The Multi-Hazard Mitigation Council (MMC) Committee on Finance, Insurance and Real Estate (CFIRE) held its Resilience Incentivization Roadmap 2.0 kickoff meeting with project partners this month.
Nearly two dozen industry officials participated in the meeting to discuss collaboration and next steps.
“We’re ready to take this to the next level,” said Daniel Kaniewski, Managing Director, Public Sector with Marsh McLennan and CFIRE Chair.
In 2020, CFIRE published the NIBS report A Roadmap to Resilience Incentivization, which highlighted public and private incentives that can facilitate the construction and retrofit of more resilient buildings and infrastructure. Kaniewski noted that this report has informed many resilience efforts since its publication and serves as an important building block for the new 2.0 effort.
The Public Sector Alone Cannot Solve America’s Resilience Problem
In May, NIBS announced a partnership with Fannie Mae to develop a roadmap on mitigation investment to help Americans and the nation’s built environment prepare for and better respond to the devastating effects of climate change. The Resilience Incentivization Roadmap 2.0 is being sponsored by Fannie Mae and supported by CFIRE.
Banks, insurance companies, appraisers, and real estate firms all play a significant role in how buildings are procured, designed, and constructed. How these different segments evaluate the risk associated with particular projects, technologies, and practices can have an enormous impact on whether an idea gets the funding and insurance needed to move forward to fruition.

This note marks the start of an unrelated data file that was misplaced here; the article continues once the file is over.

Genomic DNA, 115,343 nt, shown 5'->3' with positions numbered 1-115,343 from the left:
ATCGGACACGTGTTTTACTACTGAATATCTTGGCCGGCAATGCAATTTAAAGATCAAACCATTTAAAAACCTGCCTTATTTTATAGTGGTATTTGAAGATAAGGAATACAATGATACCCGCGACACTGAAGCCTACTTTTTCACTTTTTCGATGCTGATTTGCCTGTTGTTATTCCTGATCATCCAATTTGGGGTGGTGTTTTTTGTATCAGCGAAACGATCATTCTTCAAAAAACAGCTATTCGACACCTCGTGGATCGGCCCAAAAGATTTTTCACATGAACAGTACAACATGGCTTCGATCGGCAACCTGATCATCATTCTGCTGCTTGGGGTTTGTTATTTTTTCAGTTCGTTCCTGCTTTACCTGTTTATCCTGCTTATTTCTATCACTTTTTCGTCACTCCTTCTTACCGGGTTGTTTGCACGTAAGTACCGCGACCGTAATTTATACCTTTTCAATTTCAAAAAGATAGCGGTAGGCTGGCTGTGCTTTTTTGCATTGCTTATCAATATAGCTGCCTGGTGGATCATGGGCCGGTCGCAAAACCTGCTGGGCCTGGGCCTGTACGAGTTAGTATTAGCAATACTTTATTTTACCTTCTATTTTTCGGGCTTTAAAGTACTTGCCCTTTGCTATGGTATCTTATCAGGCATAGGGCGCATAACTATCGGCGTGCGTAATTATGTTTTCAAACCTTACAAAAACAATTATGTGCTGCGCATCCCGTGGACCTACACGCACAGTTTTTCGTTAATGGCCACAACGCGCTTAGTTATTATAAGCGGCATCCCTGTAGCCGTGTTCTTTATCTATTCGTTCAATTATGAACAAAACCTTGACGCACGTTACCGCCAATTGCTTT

Jiqiu (JQ) Yuan, Vice President of Engineering with NIBS, said federal mitigation investments alone will not solve the problem.
“We need to figure out how we can better align the private sector’s interest and how we can work together to create a resilient economy,” Yuan said.
Example Incentive Programs
“If resilience makes sense at a societal level, why aren’t we doing it?” asked Dr. Keith Porter, one of the project’s principal investigators and the lead author of NIBS’ 2020 roadmap report. “This is the core question we are trying to answer.”
The goal of the Resilience Incentivization Roadmap 2.0 is to identify pathways to work with lenders to explore financial products that support resilient buildings, help developers properly evaluate risk and recognize the value of resilient buildings and lower the upfront cost, collaborate with insurers to promote insurance programs that reward safer structures, and support communities to develop layered mitigation investment packages.
Example incentives include insurance policy riders (i.e., premium breaks), realtor literature (MLS statements, open-house literature), mortgage riders (lower points, lower rates), and government incentives (i.e., if a developer takes mitigation action, then the city offers an incentive).
Tim Judge, Head of Modeling & Chief Climate Officer with Fannie Mae, told call participants that it’s hard enough to build for today’s climate changes, let alone “where things are going.”
“At the center of this is engineers,” Judge said. “Everyone needs to know what needs to happen and what they get out of it. … If we can get to clear standards on resiliency, I think that’ll increase the flow of private capital.”